Current Dynamics of Land Degradation in Africa: Facts and Statistics

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Current Dynamics of Land Degradation in Africa: Facts and Statistics

Human-induced soil degradation is now a global problem and one of the leading causes of environmentally-induced displacemen. Environmental consequences of poor farming are currently visible in the vast majority of developing countries. The most famous example of the demographic consequences of bad agricultural practices was the Dust Bowl in the US. The worst consequences of land degradation are: food insecurity, decrease of sustainable agricultural growth, health problems, GDP decrease, expansion of poverty, forced migrations (rural-urban) and long-term, irreversible desertification. According to Roshan Cooke (et al.):

"Primary causes of land degradation are related to recurrent droughts and the existence of severe aridity, increase in human populations and associated growth in livestock populations, and inappropriate national agricultural and human settlement policies. Land degradation can be a slow process, or extremely rapid depending on the environmental and social conditions. The resulting outcome however is a reduced carrying capacity of the land due to the loss of ecosystem functions"

Source: R. Cooke, T. Jallow, S. Lafleur, M. Laman, J. Njoroge, V. Nyagah and E. Obas (eds.), Promoting Farmer Innovation. Harnessing local environmental knowledge in East Africa, UNDP – Office to Combat Desertification and Drought (UNSO/SEED/BDP), 1999, p. 27.

According to recently conducted research among the most important causes of land degradation in Africa we can mention:

- Land clearance (deforestation, clearcutting)
- Agricultural depletion of soil nutrients caused by poor agricultural practices

- Overdrafting and inappropriate irrigation practices

- Land pollution, industrial disasters and chemical contamination

- Commercial development and urban sprawl
- Vehicle off-roading
Current land degradation in Africa: Facts and Statistics

- 77 % of Africa is affected by erosion. Serious erosion areas in Africa can be found in RSA, Sierra Leone, Guinea, Ghana, Liberia,, Kenya, Nigeria, Zaire, Central African Republic, Ethiopia, Senegal, Mauritania, Nigeria, Niger, the Sudan and Somalia.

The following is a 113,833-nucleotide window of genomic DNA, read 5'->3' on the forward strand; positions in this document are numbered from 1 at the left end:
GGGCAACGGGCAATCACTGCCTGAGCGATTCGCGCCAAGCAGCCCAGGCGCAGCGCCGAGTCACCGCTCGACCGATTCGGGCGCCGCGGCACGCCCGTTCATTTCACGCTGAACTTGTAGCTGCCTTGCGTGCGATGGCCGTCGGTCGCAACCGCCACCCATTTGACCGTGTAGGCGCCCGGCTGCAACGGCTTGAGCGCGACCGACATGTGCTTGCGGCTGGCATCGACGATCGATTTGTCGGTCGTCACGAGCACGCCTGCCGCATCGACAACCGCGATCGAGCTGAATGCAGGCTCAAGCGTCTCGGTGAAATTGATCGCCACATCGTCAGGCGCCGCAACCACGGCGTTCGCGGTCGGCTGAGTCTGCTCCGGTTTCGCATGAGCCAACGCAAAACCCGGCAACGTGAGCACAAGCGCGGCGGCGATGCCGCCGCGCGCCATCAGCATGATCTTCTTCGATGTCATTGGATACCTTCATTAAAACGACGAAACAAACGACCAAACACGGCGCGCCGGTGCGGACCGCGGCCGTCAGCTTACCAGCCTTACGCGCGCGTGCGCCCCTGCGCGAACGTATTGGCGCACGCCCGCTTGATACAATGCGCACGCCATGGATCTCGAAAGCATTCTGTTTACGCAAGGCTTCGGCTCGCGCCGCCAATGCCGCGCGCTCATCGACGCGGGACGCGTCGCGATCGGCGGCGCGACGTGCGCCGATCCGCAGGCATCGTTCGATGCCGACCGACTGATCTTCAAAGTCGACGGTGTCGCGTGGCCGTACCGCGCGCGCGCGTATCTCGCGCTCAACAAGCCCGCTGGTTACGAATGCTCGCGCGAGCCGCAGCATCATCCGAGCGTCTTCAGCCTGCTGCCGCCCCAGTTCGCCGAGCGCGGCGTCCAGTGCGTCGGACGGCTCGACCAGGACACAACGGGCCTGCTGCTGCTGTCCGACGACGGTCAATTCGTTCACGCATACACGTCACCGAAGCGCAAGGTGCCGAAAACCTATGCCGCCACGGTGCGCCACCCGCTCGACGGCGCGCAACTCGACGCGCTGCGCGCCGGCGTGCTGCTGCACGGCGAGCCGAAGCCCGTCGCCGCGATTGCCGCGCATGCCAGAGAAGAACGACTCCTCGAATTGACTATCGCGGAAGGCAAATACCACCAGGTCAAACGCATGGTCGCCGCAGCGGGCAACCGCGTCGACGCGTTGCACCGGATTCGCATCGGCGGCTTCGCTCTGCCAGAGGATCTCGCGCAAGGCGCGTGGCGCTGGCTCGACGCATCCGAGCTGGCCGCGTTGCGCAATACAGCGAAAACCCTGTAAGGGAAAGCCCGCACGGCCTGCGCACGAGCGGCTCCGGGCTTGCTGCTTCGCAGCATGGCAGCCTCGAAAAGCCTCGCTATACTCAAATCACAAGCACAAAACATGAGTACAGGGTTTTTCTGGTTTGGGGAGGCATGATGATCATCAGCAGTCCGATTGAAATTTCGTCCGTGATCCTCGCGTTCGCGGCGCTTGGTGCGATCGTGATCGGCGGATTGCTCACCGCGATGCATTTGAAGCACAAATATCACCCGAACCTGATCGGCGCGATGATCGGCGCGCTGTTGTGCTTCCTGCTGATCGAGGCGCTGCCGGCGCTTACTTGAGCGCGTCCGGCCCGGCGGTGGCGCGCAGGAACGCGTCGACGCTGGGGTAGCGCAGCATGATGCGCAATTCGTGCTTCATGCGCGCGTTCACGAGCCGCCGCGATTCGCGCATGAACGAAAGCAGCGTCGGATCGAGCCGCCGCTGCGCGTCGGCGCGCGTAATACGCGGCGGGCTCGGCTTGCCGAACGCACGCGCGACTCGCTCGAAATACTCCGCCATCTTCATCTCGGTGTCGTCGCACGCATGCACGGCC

- Nearly 90 % of rangelands and 80 % of farmlands in the area of West African Sahel, Sudan, northeast Ethiopia are seriously affected by land degradation – including soil erosion, deforestation and several forms of land degradation.

- More than 25 % of South Africa is seriously degraded. According to the UN Environment Programme (UNEP) nearly 90 % of the country is arid, semi-arid and sub-humid.

- Almost 70 percent territory of Uganda were degraded by soil erosion and soil nutrient depletion between 1945 and 1990. More than 20 % of agricultural land and pastures has ben irreversibly degraded.

- More than 65 % of Africa's population is affected by the consequences of land degradation.

- Nearly 3,3 % of agricultural GDP in Sub-Saharan Africa is lost annual because of soil and nutrient loss.

- According to GLASOD degradation of cropland affecting 65 % of agricultural areas in Africa, comapred with 38 % in Asia and 51 % in Latin America. Pasture degradation affecting 31 % of pasture land in Africa, compared with 20 % in Asia nad 14 % in Latin America.

- According to Oldeman et al. (1992) about 25 % of the world`s degraded areas is located in Africa.

- 65 % of agricultural land in Africa is degraded. It is estimated that 31 % of pasturelands and 19 % of forests in Africa are degraded.

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